Not what you want to happen when you’ve paid good money for an experience and can’t capture the memories.
You don’t always need to buy brand new. You could consider the second-hand and rental markets. I’ve bought second-hand both through camera stores that offer warranty and via private sellers that obviously don’t. Be savvy, do your homework, and do seller background checks.
Currently, I have two Sony a9 cameras with multiple lenses that I shoot both stills and video (my wife, Shelley, also has a couple of Sony a9s).
I’ll also use an iPhone and GoPro to capture video when required. So, you can see, I have plenty of combinations.
When it comes to using a particular lens for a particular genre, I generally use the strength of the lens for its designed purpose. Meaning I use the landscape lens for landscapes, the macro lens for macro etc.
It isn’t this way all the time. Sometimes, I won’t have a second lens with me, so you do the best you can. Experiment with a lens you wouldn’t normally use — it’s fun.
I sometimes give myself a challenge. I pick a lens and give myself 60 minutes to take the best shots I can. Change to a different lens and repeat. See if you like your results.
‘Nice to Have’ Photography Equipment
Below, I’ve included some helpful photography equipment depending on the type of image you intend to take.
This equipment helps to stabilise the camera and lens to avoid any movement which blurs the image. The tripod is great for low light shots when the shutter speed is predictably slow; long exposure shots of water for those silky smooth images of flowing water, such as the shots I took at the Fairy Bridge of Glen Creran in Scotland, or even the Northern Lights.
I have two different-sized tripods: a small Manfrotto Pixie mini-tripod that I use for macro photography and a full-size Three-Legged Thing Travis tripod for anything else. These are certainly not top-of-the-range, expensive models but they do the job well and that’s what is important.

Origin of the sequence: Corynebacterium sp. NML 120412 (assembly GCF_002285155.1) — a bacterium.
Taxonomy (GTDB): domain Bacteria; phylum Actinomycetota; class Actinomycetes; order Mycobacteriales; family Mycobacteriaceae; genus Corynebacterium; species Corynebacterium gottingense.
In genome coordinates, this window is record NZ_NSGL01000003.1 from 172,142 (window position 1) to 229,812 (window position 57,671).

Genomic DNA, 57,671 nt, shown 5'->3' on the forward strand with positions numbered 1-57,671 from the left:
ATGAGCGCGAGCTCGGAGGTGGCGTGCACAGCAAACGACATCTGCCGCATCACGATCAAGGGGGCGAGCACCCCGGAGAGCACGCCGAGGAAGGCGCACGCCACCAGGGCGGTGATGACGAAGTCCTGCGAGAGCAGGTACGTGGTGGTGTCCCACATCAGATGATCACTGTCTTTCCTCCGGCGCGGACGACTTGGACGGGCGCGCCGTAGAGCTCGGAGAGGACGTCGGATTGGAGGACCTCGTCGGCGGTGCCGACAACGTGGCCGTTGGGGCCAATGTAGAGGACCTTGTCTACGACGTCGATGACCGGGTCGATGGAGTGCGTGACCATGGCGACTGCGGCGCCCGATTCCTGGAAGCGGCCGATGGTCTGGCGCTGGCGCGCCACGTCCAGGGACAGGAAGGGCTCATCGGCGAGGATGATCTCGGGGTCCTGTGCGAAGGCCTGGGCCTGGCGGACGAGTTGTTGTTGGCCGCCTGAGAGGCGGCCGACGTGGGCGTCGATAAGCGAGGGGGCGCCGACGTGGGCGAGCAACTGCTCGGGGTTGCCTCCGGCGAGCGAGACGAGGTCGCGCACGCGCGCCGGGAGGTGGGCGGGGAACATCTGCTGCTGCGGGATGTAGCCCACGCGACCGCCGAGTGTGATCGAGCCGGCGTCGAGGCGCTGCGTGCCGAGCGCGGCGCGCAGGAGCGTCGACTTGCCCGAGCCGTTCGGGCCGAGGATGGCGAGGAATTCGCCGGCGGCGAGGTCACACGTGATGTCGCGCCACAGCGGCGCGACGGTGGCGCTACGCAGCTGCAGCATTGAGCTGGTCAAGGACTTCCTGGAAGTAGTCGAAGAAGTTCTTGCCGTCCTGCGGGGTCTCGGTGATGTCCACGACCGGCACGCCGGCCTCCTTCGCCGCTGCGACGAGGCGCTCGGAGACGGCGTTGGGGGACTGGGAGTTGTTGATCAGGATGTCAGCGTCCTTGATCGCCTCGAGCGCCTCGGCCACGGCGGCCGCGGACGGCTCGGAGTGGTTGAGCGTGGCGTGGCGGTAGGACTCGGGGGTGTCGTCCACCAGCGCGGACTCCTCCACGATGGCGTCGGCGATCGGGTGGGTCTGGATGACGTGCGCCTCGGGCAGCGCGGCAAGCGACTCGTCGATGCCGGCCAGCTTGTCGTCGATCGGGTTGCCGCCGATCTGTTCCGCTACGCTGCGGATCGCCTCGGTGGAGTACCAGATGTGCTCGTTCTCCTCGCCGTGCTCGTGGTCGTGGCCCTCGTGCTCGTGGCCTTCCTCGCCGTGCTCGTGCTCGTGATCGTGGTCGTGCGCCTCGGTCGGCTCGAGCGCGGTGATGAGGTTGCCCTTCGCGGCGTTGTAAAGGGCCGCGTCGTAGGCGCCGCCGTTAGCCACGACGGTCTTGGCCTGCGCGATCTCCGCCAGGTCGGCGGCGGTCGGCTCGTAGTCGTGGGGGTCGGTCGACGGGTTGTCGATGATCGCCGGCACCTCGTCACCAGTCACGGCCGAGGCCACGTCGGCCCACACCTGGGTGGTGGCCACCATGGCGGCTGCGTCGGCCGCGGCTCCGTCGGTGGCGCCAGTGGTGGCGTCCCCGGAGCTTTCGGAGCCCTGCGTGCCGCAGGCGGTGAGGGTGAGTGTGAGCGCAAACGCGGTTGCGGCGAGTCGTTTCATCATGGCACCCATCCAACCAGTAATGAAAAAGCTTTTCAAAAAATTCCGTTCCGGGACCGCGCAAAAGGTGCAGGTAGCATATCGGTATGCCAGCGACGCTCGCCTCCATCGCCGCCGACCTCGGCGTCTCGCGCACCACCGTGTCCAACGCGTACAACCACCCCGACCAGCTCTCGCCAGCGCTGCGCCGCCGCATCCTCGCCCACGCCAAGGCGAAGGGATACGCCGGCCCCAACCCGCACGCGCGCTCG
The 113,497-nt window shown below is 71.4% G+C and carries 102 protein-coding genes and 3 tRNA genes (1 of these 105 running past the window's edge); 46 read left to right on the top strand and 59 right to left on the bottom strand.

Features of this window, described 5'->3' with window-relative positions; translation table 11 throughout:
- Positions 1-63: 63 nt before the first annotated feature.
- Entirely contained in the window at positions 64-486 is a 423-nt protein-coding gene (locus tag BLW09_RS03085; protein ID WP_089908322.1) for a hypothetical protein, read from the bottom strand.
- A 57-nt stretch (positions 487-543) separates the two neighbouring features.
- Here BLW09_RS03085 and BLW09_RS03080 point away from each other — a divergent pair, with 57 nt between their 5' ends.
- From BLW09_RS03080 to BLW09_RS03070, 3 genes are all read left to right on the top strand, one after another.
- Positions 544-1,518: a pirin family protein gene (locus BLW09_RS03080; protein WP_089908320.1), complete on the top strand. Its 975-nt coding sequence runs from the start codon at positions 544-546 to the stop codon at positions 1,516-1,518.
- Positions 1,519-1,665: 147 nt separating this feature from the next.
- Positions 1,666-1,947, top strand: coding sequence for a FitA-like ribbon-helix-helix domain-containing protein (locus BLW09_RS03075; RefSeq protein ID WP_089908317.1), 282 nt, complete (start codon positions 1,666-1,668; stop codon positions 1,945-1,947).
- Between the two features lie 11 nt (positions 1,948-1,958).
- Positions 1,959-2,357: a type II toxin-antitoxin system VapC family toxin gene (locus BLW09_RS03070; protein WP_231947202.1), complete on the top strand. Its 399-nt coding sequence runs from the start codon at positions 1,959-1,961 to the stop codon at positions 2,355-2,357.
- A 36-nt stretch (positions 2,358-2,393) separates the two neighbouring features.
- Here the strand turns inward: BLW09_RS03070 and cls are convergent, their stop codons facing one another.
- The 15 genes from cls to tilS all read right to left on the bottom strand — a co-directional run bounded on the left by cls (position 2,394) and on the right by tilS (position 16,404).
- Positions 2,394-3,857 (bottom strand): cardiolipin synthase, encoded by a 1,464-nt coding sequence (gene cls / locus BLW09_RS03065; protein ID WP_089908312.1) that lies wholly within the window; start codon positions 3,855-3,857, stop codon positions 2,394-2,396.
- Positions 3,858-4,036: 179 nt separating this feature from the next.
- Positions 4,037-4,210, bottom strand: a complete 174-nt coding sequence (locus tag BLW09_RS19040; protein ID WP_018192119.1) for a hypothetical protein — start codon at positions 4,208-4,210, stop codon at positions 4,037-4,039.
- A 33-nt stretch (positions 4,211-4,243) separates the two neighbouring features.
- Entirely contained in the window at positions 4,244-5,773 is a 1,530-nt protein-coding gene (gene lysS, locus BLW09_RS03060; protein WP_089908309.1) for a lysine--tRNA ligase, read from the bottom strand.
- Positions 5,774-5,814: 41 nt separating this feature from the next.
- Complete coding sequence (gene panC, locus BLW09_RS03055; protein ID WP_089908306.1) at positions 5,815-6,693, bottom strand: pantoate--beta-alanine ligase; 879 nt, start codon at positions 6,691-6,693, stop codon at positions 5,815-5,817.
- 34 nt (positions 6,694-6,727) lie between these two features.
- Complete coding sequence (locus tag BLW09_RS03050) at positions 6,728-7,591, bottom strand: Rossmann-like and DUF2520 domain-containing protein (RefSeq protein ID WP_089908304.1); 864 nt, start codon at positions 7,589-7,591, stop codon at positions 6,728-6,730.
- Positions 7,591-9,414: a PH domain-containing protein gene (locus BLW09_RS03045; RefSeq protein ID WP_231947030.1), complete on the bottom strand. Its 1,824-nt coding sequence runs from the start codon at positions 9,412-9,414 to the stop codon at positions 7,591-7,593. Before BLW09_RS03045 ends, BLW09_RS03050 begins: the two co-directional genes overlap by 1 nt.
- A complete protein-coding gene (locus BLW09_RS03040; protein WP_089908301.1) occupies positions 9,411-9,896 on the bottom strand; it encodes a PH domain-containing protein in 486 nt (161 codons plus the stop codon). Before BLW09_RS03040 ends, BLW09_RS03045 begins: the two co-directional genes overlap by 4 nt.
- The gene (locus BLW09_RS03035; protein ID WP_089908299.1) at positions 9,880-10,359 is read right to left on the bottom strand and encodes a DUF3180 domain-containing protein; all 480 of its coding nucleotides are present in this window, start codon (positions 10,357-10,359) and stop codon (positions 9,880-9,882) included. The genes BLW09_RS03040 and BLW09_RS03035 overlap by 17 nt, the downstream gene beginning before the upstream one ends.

Extending the Three-Legged Thing Travis tripod legs to their maximum height can make the tripod more prone to movement and vibrations (applicable to any tall tripod). Be wary of strong and gusting winds.
I have swapped out the original rubber footings on the tripod legs for 3-inch long steel spikes, ensuring that they bury themselves well into the ground to keep the tripod secure.
🔲 ND Filter
An ND or Neutral Density filter sits in front of the lens and basically acts as a pair of sunglasses for the camera by reducing the amount of light hitting the camera sensor. This allows for longer shutter speeds meaning longer exposure shots.
There are different strengths of ND filters. I have both the 3-stop Hoya (ND 8) and 8-stop Hoya (ND 64) filters from Hoya which are a trusted manufacturer of filters. Remember that filters come in different sizes to suit the diameter of the lens.
🔲 Camera Bag
If you have a camera, then it probably won’t be too long after that you will look for some sort of camera bag to carry all your ND filters, extra batteries, protective covers, cleaning products etc.
I have two camera bags of different volumes to suit the amount of photography gear I will carry. It provides me with versatility.
My long Sony 200-600 only fits in my Vanguard Alta Rise 48 backpack, whereas any combination of my other lenses will fit into the Caden messenger camera bag. Here are some important aspects of a camera bag I needed. Both are: waterproof, have adequate storage capacity, and have the ability to secure a tripod to the camera bag.
The Caden messenger bag can hold my 2 x Sony a9s with attached lenses. It has adjustable velcro inserts with inside and external zippered pockets.